A stock market fall may squeeze public pensions, experts say
AUSTIN — A falling stock market may mean politically difficult choices for public pension systems that rely on equity investments to reduce unfunded liabilities, experts told this week's Bond Buyer Texas Public Finance Conference.
“Those asset classes that carry higher expected returns also carry higher risk,” said Thomas Aaron, the dedicated public pension specialist for Moody’s Investors Service. “If we suffer another significant downside, there’s less smoothing capacity to handle a downturn.”
After scaling back their expected investment returns from the historical 8% following the 2008 financial crisis, the so-called discount rates may still be too high at the typical 7%, analysts warn.
Faced with the prolonged low-interest-rate environment, pension funds have reduced holdings of Treasurys and other low-risk assets in favor of riskier equities. That has been helpful in the bull market, but raises problems in a market retreat.
Aaron said that many state and local governments' credit quality today is more susceptible to pension investment losses because of lesser capacity to “smooth” or defer contribution hikes.
The 2020 mapping of expected return volatility for investment portfolios with return targets at or near the 7% used by most U.S. public pension systems points to material probability of investment losses, Aaron said.
“With interest rates now ‘lower-for-longer,’ public pension systems cannot achieve their target returns of around 7% with heavy portfolio allocations in low-risk securities, such as high-grade bonds,” Aaron said. “Instead, the asset classes offering expected returns near public pension systems’ portfolio return targets, such as public and private equities, carry far greater expected volatility, or standard deviation of returns.”
As bond industry executives and government finance officers were meeting in Austin, the Dow Jones Industrial Average marked the largest two-day percentage slide for the index since Feb. 5, 2018. The skid put the Dow 8.4% away from its Feb. 12 record-high close of 29,551.42.
As stocks fell, Treasury rates hit record lows, and the yield curve between three-month Treasury notes and 10-year bonds inverted. It was the second yield-curve inversion since September. Such inversions have always preceded recessions, but the onset of the recession could not be predicted with certainty.
“A history of reforms since the last recession has led to a majority of plans retaining sufficient assets to withstand a market shock,” according to S&P analyst Joshua Travis. “State and local governments are expected to continue discussions around pension reforms to control costs and manage risk.”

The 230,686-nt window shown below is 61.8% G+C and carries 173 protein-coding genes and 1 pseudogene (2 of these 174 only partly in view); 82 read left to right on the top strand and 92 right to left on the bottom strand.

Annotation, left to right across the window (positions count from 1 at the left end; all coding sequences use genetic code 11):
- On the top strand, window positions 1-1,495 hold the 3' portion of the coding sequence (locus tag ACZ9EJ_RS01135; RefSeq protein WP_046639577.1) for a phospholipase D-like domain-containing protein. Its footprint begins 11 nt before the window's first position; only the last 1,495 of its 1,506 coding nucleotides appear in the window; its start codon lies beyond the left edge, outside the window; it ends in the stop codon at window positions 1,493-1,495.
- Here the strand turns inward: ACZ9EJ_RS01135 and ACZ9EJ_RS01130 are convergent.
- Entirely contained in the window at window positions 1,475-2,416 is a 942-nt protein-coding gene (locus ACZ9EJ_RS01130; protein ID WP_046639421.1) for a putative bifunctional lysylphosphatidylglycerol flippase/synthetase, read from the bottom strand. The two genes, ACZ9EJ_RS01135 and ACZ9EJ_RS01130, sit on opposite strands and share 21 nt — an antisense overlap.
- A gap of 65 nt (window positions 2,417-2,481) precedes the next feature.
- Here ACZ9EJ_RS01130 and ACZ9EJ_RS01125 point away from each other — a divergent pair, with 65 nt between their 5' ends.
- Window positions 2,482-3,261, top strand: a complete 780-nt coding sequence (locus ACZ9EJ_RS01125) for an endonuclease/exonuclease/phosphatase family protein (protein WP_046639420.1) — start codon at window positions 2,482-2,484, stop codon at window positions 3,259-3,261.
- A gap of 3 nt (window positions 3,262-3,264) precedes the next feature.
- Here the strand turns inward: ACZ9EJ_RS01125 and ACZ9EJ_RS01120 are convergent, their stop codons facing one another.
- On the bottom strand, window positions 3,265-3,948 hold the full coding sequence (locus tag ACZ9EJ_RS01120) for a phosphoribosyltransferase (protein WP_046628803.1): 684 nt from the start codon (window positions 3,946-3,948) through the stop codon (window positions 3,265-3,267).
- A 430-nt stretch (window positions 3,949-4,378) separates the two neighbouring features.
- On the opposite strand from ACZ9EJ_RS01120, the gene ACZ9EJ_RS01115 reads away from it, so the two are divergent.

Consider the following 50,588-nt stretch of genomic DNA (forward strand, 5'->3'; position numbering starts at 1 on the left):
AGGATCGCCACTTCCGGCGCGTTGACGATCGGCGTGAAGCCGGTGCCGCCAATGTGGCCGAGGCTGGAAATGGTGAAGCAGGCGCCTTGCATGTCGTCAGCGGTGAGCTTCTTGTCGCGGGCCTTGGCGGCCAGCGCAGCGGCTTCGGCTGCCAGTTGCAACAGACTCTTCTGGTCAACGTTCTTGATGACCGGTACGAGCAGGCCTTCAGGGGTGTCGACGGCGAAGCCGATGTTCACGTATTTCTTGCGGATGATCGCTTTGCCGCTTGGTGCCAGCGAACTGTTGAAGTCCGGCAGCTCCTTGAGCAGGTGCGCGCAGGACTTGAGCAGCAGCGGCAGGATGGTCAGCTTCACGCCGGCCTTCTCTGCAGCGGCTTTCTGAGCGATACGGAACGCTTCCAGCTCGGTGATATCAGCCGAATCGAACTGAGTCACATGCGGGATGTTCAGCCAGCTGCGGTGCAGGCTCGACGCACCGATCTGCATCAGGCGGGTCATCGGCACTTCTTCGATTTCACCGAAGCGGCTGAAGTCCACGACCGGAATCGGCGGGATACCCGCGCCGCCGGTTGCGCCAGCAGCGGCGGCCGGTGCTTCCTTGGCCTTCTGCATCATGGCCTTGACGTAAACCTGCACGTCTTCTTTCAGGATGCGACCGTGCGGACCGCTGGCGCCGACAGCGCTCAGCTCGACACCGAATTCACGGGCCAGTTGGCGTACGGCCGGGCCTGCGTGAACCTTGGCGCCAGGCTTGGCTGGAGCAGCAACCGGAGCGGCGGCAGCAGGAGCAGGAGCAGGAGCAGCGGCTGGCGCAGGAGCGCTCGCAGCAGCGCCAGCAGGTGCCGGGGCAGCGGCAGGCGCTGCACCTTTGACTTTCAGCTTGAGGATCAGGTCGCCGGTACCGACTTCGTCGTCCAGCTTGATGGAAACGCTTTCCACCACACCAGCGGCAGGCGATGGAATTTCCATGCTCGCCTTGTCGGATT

Marc Joffe, senior policy analyst at the Reason Foundation, noted that "Texas has been a leader in moving to alternative investments, and that may not really be a good thing.
"It could really blow up on us if there's a major recession."
Joffe said his research shows that pension issues may have to be sorted out in court when crunch time comes.
The Rhode Island Supreme Court last year upheld the city of Cranston’s decision to suspend cost-of-living-adjustments on police and fire pensions even though these COLAs had been written into collective bargaining agreements, he noted.
“The state Supreme Court’s ruling may set a precedent for fiscally distressed local governments grappling with unfunded pension liabilities since it upheld reductions in otherwise legally sacrosanct pension benefits in the interest of sustaining the fiscal solvency of the plan’s governmental sponsor,” Joffe said.
In San Francisco, voters will decide March 3 whether to take on the pension obligations of the San Francisco Housing Authority as part of the city’s takeover of the authority after the U.S. Department of Housing and Urban Development found SFHA in default on two federal contracts.
“As a result of this municipal takeover, the city has hired many former Housing Authority employees,” Joffe said. “These employees were covered by an SFHA retiree healthcare plan for which they are now no longer eligible.”
The market risk comes as most pension systems are demographically maturing, meaning their benefit outflows are increasingly heavy, Aaron pointed out.
By 2035, the U.S. Census Bureau projects people age 65 and over will outnumber those under the age of 18 for the first time in the nation's history.
The demographic shift will increase generational dependency, creating economic, fiscal, and social challenges for U.S state governments, according to a Feb. 24 report by S&P.
"We consider generational dependency a long-term social credit factor that may result in state credit deterioration as an aging population leaves the workforce, placing a larger share of the burden for funding government services and economic growth on younger generations," said S&P Global Ratings credit analyst Timothy Little. However, demographic destiny is not predetermined. Prudent fiscal management of coming demographic headwinds will ultimately dictate the direction of state credit quality."